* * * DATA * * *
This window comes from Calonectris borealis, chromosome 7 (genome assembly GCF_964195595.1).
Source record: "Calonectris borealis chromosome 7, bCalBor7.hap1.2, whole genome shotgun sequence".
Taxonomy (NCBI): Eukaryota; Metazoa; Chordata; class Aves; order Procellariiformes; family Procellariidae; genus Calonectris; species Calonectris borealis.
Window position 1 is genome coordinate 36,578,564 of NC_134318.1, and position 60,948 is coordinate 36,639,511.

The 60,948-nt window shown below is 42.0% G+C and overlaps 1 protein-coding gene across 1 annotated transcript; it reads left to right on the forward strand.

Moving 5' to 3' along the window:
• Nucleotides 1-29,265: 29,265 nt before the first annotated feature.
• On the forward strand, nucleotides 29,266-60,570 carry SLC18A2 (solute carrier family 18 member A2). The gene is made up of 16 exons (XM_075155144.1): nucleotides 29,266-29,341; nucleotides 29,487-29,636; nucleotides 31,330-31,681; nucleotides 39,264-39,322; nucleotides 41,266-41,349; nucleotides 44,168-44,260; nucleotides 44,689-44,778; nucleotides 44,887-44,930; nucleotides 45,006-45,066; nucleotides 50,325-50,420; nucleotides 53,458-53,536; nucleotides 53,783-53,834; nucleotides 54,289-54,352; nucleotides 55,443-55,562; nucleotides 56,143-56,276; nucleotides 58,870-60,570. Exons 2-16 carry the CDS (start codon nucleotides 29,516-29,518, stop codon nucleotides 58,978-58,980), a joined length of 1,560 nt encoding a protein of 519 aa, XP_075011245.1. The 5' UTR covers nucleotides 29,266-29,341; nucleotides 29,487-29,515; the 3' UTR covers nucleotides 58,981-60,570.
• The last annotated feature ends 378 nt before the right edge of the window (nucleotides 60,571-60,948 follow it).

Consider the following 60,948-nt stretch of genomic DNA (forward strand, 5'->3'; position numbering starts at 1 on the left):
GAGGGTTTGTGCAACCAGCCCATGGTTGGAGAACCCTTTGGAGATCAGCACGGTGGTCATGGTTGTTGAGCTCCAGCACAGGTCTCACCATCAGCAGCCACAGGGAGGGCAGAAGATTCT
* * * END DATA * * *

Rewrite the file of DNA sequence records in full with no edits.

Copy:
This window comes from Calonectris borealis, chromosome 7 (genome assembly GCF_964195595.1).
Source record: "Calonectris borealis chromosome 7, bCalBor7.hap1.2, whole genome shotgun sequence".
Taxonomy (NCBI): Eukaryota; Metazoa; Chordata; class Aves; order Procellariiformes; family Procellariidae; genus Calonectris; species Calonectris borealis.
Window position 1 is genome coordinate 36,578,564 of NC_134318.1, and position 60,948 is coordinate 36,639,511.

The 60,948-nt window shown below is 42.0% G+C and overlaps 1 protein-coding gene across 1 annotated transcript; it reads left to right on the forward strand.

Moving 5' to 3' along the window:
• Nucleotides 1-29,265: 29,265 nt before the first annotated feature.
• On the forward strand, nucleotides 29,266-60,570 carry SLC18A2 (solute carrier family 18 member A2). The gene is made up of 16 exons (XM_075155144.1): nucleotides 29,266-29,341; nucleotides 29,487-29,636; nucleotides 31,330-31,681; nucleotides 39,264-39,322; nucleotides 41,266-41,349; nucleotides 44,168-44,260; nucleotides 44,689-44,778; nucleotides 44,887-44,930; nucleotides 45,006-45,066; nucleotides 50,325-50,420; nucleotides 53,458-53,536; nucleotides 53,783-53,834; nucleotides 54,289-54,352; nucleotides 55,443-55,562; nucleotides 56,143-56,276; nucleotides 58,870-60,570. Exons 2-16 carry the CDS (start codon nucleotides 29,516-29,518, stop codon nucleotides 58,978-58,980), a joined length of 1,560 nt encoding a protein of 519 aa, XP_075011245.1. The 5' UTR covers nucleotides 29,266-29,341; nucleotides 29,487-29,515; the 3' UTR covers nucleotides 58,981-60,570.
• The last annotated feature ends 378 nt before the right edge of the window (nucleotides 60,571-60,948 follow it).

Consider the following 60,948-nt stretch of genomic DNA (forward strand, 5'->3'; position numbering starts at 1 on the left):
GAGGGTTTGTGCAACCAGCCCATGGTTGGAGAACCCTTTGGAGATCAGCACGGTGGTCATGGTTGTTGAGCTCCAGCACAGGTCTCACCATCAGCAGCCACAGGGAGGGCAGAAGATTCT